Cannabis and Pregnancy: A Psychiatric, Medical, or General Population Issue?
Eur Addict Res. 2020 Dec 15;:1-4
Authors: di Giacomo E, Pessina R, Colmegna F, Placenti V, Pescatore F, Aspesi F, Clerici M
BACKGROUND: Cannabis use during pregnancy may adversely affect the health of pregnant women and their fetus. Several recent surveys led in the US general population in the last decade showed an increase in cannabis use during pregnancy from 1.95 to 7%, with a 0.5% for medical-only purposes.
OBJECTIVES: Our aim was to investigate if an increased incidence might be due to a greater public acceptability after introduction of cannabis medical use or due to psychiatric implications and unmet needs.
METHOD: 500 pregnant women (302 psychiatric patients and 198 healthy controls) were tested with the Edimburgh Post-Natal Depression Scale, Beck Anxiety and Depression Inventory, and Structured Clinical Interview for the DSM-IV Axis II while substance use disorder was documented with the fulfillment of the DSM-5 criteria.
RESULTS: Five percent of the whole sample had a documented addiction to cannabis during pregnancy (all among psychiatric patients and none in the general population). All psychiatric patients with cannabis use disorder were affected by borderline personality disorder, except for 1 patient with cannabis and cocaine use disorders who suffered from adjustment disorder with anxiety.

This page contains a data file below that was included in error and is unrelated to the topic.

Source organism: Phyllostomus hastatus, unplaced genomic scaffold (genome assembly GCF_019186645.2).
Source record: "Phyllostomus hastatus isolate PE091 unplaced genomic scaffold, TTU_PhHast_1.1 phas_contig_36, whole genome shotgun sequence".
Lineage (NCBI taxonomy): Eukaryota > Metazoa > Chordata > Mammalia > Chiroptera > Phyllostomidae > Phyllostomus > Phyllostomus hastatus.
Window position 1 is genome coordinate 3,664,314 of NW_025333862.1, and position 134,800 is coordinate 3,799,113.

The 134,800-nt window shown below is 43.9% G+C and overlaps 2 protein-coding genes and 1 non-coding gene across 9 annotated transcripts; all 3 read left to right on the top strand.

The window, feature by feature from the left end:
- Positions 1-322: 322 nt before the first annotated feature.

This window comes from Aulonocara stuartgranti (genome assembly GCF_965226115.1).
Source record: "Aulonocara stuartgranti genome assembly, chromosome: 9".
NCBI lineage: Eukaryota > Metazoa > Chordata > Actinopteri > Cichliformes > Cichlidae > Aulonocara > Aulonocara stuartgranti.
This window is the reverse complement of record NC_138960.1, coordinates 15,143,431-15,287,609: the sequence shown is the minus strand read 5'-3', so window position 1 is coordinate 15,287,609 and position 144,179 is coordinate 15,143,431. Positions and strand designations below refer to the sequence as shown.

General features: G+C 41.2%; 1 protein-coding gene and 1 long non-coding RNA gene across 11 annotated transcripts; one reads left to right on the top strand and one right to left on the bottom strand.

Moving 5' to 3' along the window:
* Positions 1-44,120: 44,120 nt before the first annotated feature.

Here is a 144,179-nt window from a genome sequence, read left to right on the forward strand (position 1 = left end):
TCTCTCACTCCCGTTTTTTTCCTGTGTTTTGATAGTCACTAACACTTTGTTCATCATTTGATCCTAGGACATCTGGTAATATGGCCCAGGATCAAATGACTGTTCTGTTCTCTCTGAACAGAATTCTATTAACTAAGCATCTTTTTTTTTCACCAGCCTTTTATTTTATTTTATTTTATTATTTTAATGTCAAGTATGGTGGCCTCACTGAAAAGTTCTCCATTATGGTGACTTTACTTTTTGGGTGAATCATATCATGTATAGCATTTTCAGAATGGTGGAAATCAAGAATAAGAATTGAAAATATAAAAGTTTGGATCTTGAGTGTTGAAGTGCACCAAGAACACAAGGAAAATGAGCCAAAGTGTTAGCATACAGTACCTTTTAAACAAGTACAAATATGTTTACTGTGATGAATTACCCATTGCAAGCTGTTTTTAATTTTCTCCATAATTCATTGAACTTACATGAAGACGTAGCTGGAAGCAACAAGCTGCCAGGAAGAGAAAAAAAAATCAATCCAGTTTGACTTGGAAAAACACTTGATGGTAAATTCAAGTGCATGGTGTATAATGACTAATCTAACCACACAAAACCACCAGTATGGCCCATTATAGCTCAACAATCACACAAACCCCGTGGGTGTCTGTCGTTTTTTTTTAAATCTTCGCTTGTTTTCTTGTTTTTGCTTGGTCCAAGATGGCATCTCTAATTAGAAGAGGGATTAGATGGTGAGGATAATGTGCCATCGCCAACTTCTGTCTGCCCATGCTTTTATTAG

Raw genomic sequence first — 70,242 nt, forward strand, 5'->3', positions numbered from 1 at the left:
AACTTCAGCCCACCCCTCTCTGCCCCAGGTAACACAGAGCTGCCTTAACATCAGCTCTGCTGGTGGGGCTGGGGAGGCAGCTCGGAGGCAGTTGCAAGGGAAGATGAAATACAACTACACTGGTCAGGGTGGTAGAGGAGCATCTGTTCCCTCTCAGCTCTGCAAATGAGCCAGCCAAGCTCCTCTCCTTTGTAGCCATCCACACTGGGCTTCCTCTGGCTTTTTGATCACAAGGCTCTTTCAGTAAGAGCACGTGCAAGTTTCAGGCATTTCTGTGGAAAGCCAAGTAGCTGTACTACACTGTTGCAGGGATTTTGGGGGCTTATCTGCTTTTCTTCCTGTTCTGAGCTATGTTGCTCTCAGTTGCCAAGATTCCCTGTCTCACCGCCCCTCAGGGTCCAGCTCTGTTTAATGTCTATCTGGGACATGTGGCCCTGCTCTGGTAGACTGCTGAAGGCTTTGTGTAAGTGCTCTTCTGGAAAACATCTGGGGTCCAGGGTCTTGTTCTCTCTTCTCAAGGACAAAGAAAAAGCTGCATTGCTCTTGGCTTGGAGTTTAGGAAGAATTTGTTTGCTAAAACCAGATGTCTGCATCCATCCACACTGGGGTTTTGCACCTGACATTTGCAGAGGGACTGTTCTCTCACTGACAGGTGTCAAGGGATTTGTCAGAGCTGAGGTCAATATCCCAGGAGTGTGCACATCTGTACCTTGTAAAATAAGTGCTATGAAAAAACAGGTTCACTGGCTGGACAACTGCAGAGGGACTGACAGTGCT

CONCLUSIONS: Addiction to cannabis during pregnancy has an increased rate confirming surveys on the general US population but seem entirely linked to psychiatric issues, especially borderline personality disorder. Personality disorders may have been underestimated in surveys in the general population until now because these are usually not assessed.
PMID: 33321487 [PubMed – as supplied by publisher]
Source: ncbi 2